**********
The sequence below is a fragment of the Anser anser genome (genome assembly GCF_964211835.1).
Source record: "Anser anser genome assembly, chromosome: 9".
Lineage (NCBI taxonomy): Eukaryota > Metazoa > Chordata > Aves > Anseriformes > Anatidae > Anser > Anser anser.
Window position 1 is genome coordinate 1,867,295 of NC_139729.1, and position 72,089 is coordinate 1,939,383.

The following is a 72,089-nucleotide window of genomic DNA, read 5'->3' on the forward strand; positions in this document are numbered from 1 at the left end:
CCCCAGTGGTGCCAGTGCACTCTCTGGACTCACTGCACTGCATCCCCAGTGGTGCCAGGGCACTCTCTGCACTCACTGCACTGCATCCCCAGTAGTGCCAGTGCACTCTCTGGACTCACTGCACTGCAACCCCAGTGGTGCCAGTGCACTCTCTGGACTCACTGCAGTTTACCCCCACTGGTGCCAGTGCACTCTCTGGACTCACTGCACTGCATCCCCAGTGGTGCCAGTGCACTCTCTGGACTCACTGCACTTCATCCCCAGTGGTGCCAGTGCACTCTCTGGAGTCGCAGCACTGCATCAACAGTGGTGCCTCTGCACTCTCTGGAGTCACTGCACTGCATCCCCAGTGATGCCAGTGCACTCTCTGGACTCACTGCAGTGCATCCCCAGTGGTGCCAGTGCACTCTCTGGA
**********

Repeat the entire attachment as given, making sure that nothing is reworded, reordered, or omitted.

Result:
The sequence below is a fragment of the Anser anser genome (genome assembly GCF_964211835.1).
Source record: "Anser anser genome assembly, chromosome: 9".
Lineage (NCBI taxonomy): Eukaryota > Metazoa > Chordata > Aves > Anseriformes > Anatidae > Anser > Anser anser.
Window position 1 is genome coordinate 1,867,295 of NC_139729.1, and position 72,089 is coordinate 1,939,383.

The following is a 72,089-nucleotide window of genomic DNA, read 5'->3' on the forward strand; positions in this document are numbered from 1 at the left end:
CCCCAGTGGTGCCAGTGCACTCTCTGGACTCACTGCACTGCATCCCCAGTGGTGCCAGGGCACTCTCTGCACTCACTGCACTGCATCCCCAGTAGTGCCAGTGCACTCTCTGGACTCACTGCACTGCAACCCCAGTGGTGCCAGTGCACTCTCTGGACTCACTGCAGTTTACCCCCACTGGTGCCAGTGCACTCTCTGGACTCACTGCACTGCATCCCCAGTGGTGCCAGTGCACTCTCTGGACTCACTGCACTTCATCCCCAGTGGTGCCAGTGCACTCTCTGGAGTCGCAGCACTGCATCAACAGTGGTGCCTCTGCACTCTCTGGAGTCACTGCACTGCATCCCCAGTGATGCCAGTGCACTCTCTGGACTCACTGCAGTGCATCCCCAGTGGTGCCAGTGCACTCTCTGGA